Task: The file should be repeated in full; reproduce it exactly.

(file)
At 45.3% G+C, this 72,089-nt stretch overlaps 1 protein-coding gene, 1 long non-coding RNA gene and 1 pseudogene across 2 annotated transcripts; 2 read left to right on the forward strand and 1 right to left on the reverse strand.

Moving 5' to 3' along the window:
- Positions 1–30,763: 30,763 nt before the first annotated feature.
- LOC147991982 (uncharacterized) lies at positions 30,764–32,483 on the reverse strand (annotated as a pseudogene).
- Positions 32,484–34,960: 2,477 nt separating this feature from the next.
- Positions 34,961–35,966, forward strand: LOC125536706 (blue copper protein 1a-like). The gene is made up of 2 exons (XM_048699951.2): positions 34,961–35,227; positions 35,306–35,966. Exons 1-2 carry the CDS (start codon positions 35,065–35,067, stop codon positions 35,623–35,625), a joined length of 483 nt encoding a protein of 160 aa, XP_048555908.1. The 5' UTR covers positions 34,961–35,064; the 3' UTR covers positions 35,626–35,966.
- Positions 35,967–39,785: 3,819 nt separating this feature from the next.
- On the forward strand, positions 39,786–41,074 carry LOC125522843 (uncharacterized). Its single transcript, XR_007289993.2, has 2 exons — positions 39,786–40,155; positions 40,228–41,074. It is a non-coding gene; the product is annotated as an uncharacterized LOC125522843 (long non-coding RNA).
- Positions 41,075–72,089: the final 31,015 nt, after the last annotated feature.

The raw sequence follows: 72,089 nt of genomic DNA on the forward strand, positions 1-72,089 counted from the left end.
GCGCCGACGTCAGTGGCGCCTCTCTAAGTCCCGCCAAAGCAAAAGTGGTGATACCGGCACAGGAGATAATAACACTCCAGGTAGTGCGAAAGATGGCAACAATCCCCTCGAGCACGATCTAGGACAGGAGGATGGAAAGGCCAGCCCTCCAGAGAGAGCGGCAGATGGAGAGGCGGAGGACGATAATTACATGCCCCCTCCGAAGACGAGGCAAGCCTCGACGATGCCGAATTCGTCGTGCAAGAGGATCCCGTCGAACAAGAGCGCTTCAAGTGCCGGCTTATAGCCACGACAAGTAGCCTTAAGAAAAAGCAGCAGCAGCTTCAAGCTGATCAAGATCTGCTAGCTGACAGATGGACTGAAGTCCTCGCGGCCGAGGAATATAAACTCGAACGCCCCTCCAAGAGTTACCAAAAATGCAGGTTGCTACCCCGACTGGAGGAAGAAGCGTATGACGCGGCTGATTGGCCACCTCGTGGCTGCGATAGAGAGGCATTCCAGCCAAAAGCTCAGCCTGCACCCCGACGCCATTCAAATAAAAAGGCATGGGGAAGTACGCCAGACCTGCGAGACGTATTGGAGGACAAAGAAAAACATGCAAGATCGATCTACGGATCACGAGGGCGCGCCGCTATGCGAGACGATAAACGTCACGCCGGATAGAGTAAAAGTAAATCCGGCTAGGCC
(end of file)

At 45.3% G+C, this 72,089-nt stretch overlaps 1 protein-coding gene, 1 long non-coding RNA gene and 1 pseudogene across 2 annotated transcripts; 2 read left to right on the forward strand and 1 right to left on the reverse strand.

Moving 5' to 3' along the window:
- Positions 1–30,763: 30,763 nt before the first annotated feature.
- LOC147991982 (uncharacterized) lies at positions 30,764–32,483 on the reverse strand (annotated as a pseudogene).
- Positions 32,484–34,960: 2,477 nt separating this feature from the next.
- Positions 34,961–35,966, forward strand: LOC125536706 (blue copper protein 1a-like). The gene is made up of 2 exons (XM_048699951.2): positions 34,961–35,227; positions 35,306–35,966. Exons 1-2 carry the CDS (start codon positions 35,065–35,067, stop codon positions 35,623–35,625), a joined length of 483 nt encoding a protein of 160 aa, XP_048555908.1. The 5' UTR covers positions 34,961–35,064; the 3' UTR covers positions 35,626–35,966.
- Positions 35,967–39,785: 3,819 nt separating this feature from the next.
- On the forward strand, positions 39,786–41,074 carry LOC125522843 (uncharacterized). Its single transcript, XR_007289993.2, has 2 exons — positions 39,786–40,155; positions 40,228–41,074. It is a non-coding gene; the product is annotated as an uncharacterized LOC125522843 (long non-coding RNA).
- Positions 41,075–72,089: the final 31,015 nt, after the last annotated feature.

The raw sequence follows: 72,089 nt of genomic DNA on the forward strand, positions 1-72,089 counted from the left end.
GCGCCGACGTCAGTGGCGCCTCTCTAAGTCCCGCCAAAGCAAAAGTGGTGATACCGGCACAGGAGATAATAACACTCCAGGTAGTGCGAAAGATGGCAACAATCCCCTCGAGCACGATCTAGGACAGGAGGATGGAAAGGCCAGCCCTCCAGAGAGAGCGGCAGATGGAGAGGCGGAGGACGATAATTACATGCCCCCTCCGAAGACGAGGCAAGCCTCGACGATGCCGAATTCGTCGTGCAAGAGGATCCCGTCGAACAAGAGCGCTTCAAGTGCCGGCTTATAGCCACGACAAGTAGCCTTAAGAAAAAGCAGCAGCAGCTTCAAGCTGATCAAGATCTGCTAGCTGACAGATGGACTGAAGTCCTCGCGGCCGAGGAATATAAACTCGAACGCCCCTCCAAGAGTTACCAAAAATGCAGGTTGCTACCCCGACTGGAGGAAGAAGCGTATGACGCGGCTGATTGGCCACCTCGTGGCTGCGATAGAGAGGCATTCCAGCCAAAAGCTCAGCCTGCACCCCGACGCCATTCAAATAAAAAGGCATGGGGAAGTACGCCAGACCTGCGAGACGTATTGGAGGACAAAGAAAAACATGCAAGATCGATCTACGGATCACGAGGGCGCGCCGCTATGCGAGACGATAAACGTCACGCCGGATAGAGTAAAAGTAAATCCGGCTAGGCC